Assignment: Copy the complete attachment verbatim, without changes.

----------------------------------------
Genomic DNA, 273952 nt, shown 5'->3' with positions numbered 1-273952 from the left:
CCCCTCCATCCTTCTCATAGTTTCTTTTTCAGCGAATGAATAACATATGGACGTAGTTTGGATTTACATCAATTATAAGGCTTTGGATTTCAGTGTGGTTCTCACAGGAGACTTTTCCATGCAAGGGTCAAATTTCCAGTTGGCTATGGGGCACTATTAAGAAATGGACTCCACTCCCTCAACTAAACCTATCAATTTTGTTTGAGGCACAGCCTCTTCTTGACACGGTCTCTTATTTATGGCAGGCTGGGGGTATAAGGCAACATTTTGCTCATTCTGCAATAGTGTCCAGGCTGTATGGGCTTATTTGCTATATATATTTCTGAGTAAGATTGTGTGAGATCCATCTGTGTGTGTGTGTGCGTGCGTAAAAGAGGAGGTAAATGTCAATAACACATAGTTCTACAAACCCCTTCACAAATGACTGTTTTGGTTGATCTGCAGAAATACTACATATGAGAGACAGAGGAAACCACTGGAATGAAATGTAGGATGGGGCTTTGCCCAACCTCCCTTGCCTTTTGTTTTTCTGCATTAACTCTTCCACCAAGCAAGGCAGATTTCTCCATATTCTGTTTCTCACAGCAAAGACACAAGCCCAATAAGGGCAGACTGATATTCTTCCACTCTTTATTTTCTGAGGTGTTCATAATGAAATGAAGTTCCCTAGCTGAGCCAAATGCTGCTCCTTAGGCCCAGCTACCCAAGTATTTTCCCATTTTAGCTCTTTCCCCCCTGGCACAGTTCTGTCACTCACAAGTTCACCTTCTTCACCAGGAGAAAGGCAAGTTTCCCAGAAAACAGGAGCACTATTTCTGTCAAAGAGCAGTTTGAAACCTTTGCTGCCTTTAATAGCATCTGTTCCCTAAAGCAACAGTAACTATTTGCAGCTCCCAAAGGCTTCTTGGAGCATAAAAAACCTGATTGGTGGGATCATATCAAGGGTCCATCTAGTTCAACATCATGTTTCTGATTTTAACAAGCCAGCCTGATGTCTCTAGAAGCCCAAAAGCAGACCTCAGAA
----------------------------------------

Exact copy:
Genomic DNA, 273952 nt, shown 5'->3' with positions numbered 1-273952 from the left:
CCCCTCCATCCTTCTCATAGTTTCTTTTTCAGCGAATGAATAACATATGGACGTAGTTTGGATTTACATCAATTATAAGGCTTTGGATTTCAGTGTGGTTCTCACAGGAGACTTTTCCATGCAAGGGTCAAATTTCCAGTTGGCTATGGGGCACTATTAAGAAATGGACTCCACTCCCTCAACTAAACCTATCAATTTTGTTTGAGGCACAGCCTCTTCTTGACACGGTCTCTTATTTATGGCAGGCTGGGGGTATAAGGCAACATTTTGCTCATTCTGCAATAGTGTCCAGGCTGTATGGGCTTATTTGCTATATATATTTCTGAGTAAGATTGTGTGAGATCCATCTGTGTGTGTGTGTGCGTGCGTAAAAGAGGAGGTAAATGTCAATAACACATAGTTCTACAAACCCCTTCACAAATGACTGTTTTGGTTGATCTGCAGAAATACTACATATGAGAGACAGAGGAAACCACTGGAATGAAATGTAGGATGGGGCTTTGCCCAACCTCCCTTGCCTTTTGTTTTTCTGCATTAACTCTTCCACCAAGCAAGGCAGATTTCTCCATATTCTGTTTCTCACAGCAAAGACACAAGCCCAATAAGGGCAGACTGATATTCTTCCACTCTTTATTTTCTGAGGTGTTCATAATGAAATGAAGTTCCCTAGCTGAGCCAAATGCTGCTCCTTAGGCCCAGCTACCCAAGTATTTTCCCATTTTAGCTCTTTCCCCCCTGGCACAGTTCTGTCACTCACAAGTTCACCTTCTTCACCAGGAGAAAGGCAAGTTTCCCAGAAAACAGGAGCACTATTTCTGTCAAAGAGCAGTTTGAAACCTTTGCTGCCTTTAATAGCATCTGTTCCCTAAAGCAACAGTAACTATTTGCAGCTCCCAAAGGCTTCTTGGAGCATAAAAAACCTGATTGGTGGGATCATATCAAGGGTCCATCTAGTTCAACATCATGTTTCTGATTTTAACAAGCCAGCCTGATGTCTCTAGAAGCCCAAAAGCAGACCTCAGAA